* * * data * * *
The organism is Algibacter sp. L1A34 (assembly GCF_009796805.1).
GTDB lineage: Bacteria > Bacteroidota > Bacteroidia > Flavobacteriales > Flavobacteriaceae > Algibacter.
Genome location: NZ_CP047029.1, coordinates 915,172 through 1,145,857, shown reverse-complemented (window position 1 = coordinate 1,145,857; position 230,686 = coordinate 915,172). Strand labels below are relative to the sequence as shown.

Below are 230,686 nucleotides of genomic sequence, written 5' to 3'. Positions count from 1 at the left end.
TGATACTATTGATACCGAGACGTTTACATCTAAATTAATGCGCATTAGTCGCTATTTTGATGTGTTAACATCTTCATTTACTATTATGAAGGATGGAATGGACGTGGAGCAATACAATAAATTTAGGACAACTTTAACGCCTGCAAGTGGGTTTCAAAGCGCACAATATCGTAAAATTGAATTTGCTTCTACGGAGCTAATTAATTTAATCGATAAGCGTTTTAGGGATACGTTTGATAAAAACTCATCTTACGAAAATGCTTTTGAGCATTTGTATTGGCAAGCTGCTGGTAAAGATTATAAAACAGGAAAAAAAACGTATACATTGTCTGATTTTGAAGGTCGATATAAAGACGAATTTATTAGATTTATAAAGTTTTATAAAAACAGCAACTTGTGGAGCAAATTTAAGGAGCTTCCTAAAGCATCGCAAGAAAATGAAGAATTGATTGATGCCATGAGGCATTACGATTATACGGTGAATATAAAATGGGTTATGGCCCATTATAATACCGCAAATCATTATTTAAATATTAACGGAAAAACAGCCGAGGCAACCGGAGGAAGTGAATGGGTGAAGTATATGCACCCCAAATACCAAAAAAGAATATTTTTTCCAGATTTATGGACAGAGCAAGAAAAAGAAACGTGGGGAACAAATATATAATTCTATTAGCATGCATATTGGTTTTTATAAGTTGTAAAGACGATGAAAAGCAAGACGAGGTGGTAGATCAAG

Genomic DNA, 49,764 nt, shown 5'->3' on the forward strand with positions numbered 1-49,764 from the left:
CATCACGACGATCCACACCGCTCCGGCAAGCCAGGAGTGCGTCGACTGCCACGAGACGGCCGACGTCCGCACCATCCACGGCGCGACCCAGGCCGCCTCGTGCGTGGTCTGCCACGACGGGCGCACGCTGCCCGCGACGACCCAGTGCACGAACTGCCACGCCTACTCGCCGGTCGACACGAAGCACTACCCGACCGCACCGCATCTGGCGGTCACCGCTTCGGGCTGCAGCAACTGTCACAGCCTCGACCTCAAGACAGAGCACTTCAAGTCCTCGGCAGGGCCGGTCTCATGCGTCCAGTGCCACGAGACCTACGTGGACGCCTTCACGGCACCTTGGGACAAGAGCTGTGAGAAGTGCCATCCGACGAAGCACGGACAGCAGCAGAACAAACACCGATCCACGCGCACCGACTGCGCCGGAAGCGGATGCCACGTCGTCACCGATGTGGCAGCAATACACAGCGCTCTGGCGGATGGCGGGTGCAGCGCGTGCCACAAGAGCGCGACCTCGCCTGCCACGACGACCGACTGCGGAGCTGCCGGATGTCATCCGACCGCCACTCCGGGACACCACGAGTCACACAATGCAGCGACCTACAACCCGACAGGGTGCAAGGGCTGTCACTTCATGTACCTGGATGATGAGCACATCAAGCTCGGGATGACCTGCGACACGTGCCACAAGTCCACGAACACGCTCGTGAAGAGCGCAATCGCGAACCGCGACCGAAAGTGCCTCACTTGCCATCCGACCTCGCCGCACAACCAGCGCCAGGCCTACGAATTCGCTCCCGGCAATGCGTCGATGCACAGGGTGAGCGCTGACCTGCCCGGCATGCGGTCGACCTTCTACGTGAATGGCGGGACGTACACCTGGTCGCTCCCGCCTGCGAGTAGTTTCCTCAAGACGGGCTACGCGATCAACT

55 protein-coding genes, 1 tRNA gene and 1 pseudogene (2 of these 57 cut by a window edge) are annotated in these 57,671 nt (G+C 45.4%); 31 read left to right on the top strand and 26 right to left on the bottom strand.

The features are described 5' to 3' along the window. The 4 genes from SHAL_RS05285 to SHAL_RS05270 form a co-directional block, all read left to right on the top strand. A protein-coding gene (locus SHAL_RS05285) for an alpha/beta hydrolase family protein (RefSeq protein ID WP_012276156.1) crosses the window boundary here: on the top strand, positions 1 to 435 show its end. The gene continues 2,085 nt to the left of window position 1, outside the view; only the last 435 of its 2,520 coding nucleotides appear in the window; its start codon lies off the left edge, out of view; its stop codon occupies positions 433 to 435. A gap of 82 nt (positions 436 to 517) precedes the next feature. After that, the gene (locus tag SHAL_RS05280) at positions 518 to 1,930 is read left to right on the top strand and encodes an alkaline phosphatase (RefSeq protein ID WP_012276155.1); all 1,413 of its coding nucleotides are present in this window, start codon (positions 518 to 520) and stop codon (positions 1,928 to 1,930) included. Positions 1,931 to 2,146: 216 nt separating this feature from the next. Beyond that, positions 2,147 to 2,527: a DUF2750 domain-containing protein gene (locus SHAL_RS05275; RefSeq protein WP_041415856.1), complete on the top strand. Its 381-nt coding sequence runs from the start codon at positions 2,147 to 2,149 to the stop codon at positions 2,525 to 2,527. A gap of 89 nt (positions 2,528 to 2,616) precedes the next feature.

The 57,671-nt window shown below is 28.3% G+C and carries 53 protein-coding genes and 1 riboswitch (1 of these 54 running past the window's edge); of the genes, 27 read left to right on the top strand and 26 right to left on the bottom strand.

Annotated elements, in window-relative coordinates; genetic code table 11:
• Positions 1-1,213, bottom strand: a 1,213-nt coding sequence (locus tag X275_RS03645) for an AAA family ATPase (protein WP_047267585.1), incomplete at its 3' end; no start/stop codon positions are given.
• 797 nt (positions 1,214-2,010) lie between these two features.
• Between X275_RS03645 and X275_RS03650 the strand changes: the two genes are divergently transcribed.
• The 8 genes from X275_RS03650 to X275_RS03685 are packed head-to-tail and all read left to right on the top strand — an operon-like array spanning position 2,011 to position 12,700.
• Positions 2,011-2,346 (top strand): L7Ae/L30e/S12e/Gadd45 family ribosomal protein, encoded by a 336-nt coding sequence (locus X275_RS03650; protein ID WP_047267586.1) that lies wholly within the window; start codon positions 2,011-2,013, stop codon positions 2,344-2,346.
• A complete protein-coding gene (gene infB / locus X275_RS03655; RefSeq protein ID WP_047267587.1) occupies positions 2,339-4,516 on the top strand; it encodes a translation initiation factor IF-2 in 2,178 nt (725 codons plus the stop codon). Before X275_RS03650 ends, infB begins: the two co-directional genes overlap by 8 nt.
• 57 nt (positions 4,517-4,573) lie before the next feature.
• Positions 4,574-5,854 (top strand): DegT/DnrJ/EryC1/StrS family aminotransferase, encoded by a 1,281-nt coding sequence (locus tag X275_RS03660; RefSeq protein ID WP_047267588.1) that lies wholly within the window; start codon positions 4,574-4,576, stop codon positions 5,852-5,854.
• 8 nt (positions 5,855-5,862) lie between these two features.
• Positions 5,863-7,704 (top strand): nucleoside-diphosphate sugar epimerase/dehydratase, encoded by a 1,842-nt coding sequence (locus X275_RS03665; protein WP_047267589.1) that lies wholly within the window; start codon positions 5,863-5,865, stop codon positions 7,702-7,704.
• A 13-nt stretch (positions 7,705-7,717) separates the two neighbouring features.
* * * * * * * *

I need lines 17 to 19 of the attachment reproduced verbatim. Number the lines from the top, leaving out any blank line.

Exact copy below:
• A complete protein-coding gene (gene infB / locus X275_RS03655; RefSeq protein ID WP_047267587.1) occupies positions 2,339-4,516 on the top strand; it encodes a translation initiation factor IF-2 in 2,178 nt (725 codons plus the stop codon). Before X275_RS03650 ends, infB begins: the two co-directional genes overlap by 8 nt.
• 57 nt (positions 4,517-4,573) lie before the next feature.
• Positions 4,574-5,854 (top strand): DegT/DnrJ/EryC1/StrS family aminotransferase, encoded by a 1,281-nt coding sequence (locus tag X275_RS03660; RefSeq protein ID WP_047267588.1) that lies wholly within the window; start codon positions 4,574-4,576, stop codon positions 5,852-5,854.